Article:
News Release

New study reinforces previous research that lottery-based incentives do not increase COVID-19 vaccination rates

Findings expand upon a prior report which showed similar findings of an earlier vaccination lottery in Ohio

Peer-Reviewed Publication

Boston University School of Medicine

(Boston)—Will lottery prizes convince people to take the COVID-19 vaccine? It appears not, according to Boston University School of Medicine (BUSM) researchers. 


Previous BUSM research found that Ohio’s lottery system to incentivize vaccination was not associated with increased vaccinations, now a new study from the same researchers, found the same results despite expanding their data to include 15 additional states.


“As in our prior study of Ohio’s lottery incentive, we unfortunately did not find an increase in COVID-19 vaccinations related to lottery incentive programs in other states,” said corresponding author Anica Law, MD, MS, assistant professor of medicine at BUSM.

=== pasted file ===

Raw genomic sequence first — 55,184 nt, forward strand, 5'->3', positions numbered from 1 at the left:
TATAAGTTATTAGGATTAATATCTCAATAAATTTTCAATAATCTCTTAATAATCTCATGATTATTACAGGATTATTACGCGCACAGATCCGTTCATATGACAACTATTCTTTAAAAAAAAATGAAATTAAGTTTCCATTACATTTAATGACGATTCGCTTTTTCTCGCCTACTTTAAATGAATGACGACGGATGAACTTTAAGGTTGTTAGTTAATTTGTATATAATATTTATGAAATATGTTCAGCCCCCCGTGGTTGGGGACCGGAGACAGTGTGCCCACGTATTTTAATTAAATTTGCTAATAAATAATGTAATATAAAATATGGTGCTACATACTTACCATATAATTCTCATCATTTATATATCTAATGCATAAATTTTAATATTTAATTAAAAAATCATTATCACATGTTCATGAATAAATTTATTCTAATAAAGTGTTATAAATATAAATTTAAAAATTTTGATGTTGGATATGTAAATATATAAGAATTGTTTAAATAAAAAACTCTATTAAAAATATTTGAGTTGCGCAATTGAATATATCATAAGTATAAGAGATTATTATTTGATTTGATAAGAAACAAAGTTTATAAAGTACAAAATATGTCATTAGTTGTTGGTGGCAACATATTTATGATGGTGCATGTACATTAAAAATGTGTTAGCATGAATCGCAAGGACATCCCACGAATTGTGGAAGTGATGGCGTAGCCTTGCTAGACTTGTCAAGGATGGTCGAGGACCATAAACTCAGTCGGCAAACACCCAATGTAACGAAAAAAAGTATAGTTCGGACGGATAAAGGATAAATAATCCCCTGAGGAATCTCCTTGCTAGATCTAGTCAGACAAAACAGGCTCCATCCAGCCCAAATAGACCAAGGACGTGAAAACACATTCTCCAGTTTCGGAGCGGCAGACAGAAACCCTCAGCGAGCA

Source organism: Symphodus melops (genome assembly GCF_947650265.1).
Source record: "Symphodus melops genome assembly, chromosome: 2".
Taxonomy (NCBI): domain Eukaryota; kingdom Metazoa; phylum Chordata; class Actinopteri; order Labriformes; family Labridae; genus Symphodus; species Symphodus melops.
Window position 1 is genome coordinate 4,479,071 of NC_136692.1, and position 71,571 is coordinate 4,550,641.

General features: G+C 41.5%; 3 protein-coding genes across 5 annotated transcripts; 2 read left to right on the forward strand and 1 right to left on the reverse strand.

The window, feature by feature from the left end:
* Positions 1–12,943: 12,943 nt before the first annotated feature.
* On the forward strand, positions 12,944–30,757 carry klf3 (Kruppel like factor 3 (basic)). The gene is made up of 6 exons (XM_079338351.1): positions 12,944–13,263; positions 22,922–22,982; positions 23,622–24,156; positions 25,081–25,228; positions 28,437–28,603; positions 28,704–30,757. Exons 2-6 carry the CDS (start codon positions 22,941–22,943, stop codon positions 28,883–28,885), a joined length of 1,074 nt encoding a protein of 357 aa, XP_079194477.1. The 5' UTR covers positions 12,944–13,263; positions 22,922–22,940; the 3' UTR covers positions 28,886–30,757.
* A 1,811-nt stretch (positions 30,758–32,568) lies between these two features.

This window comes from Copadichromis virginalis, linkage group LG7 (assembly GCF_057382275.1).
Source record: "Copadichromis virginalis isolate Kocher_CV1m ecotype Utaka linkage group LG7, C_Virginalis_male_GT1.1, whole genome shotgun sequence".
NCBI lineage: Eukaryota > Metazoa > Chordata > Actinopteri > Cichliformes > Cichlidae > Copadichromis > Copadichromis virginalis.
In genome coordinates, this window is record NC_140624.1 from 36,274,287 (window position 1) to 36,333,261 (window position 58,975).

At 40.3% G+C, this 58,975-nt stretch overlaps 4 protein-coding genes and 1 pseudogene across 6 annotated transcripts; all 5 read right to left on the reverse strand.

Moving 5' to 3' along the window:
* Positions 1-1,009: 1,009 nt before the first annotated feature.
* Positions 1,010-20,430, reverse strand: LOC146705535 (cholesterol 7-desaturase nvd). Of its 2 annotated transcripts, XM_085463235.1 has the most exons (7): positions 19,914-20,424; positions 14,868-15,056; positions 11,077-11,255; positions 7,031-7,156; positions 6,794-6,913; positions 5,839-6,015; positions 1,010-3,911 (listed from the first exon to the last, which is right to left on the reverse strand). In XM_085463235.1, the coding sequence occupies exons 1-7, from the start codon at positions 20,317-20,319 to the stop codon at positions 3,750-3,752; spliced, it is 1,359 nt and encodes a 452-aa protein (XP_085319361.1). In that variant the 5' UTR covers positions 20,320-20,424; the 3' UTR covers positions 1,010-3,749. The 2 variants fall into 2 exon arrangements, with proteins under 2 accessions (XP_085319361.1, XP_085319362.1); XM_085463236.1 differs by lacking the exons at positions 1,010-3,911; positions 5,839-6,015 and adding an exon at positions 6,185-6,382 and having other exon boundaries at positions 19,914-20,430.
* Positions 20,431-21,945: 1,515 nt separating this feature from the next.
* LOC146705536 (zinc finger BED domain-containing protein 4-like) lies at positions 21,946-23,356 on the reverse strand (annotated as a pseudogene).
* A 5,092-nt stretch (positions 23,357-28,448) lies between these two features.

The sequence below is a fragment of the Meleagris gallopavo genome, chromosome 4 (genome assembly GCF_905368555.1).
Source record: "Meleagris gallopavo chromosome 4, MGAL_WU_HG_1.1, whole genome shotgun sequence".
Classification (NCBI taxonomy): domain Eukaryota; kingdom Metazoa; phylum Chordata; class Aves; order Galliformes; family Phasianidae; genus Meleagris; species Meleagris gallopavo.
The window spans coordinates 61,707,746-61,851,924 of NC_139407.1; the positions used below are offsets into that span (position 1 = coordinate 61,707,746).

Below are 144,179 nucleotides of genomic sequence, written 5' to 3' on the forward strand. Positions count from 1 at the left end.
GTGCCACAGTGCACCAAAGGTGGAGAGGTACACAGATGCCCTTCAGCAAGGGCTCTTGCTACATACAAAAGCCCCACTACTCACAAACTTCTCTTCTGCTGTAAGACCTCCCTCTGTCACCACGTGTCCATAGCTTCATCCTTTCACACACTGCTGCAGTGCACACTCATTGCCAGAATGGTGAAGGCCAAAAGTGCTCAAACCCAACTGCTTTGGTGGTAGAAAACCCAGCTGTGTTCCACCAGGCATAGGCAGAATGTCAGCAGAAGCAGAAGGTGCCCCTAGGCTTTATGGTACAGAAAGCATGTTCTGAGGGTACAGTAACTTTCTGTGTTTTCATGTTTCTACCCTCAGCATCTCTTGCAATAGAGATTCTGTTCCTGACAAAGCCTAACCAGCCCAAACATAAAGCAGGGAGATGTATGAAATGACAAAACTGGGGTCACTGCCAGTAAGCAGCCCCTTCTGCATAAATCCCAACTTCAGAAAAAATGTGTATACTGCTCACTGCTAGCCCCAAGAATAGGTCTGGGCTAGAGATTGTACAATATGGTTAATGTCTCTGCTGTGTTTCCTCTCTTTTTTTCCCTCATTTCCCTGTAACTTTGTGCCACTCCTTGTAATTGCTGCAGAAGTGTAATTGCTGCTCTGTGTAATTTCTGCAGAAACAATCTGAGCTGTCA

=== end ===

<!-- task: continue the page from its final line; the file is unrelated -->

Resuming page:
Since it was unclear if other states (besides Ohio) might have different responses to lottery vaccine incentives, the researchers assessed changes in COVID-19 vaccination rates in 15 other states with subsequent lottery programs. Data from both the U.S. Center for Disease Control as well as individual state vaccine data was reviewed to evaluate trends in vaccination rates among adults in states with and without lottery incentive programs. No association between state-based vaccine lottery incentive programs and increased rates of COVID-19 vaccination was found.


According to the researchers, these results suggest that state-based lotteries are of limited value in increasing vaccine uptake. “Further studies and resources should be devoted to other strategies to increase vaccination rates, including those that more directly target underlying reasons for vaccine hesitancy,” said Law, a physician at Boston Medical Center.


These findings appear online in the journal JAMA Internal Medicine.


Anica C Law was funded by NIH K23HL 153482 and the Boston University School of Medicine Department of Medicine Career Investment Award. Allan J Walkey was funded by NIH R01HL139751, NIH R01HL151607, NIH R01HL136660, and NIH OT2HL156812-01. Nicholas A Bosch was funded by NIH 1F32GM133061-01.


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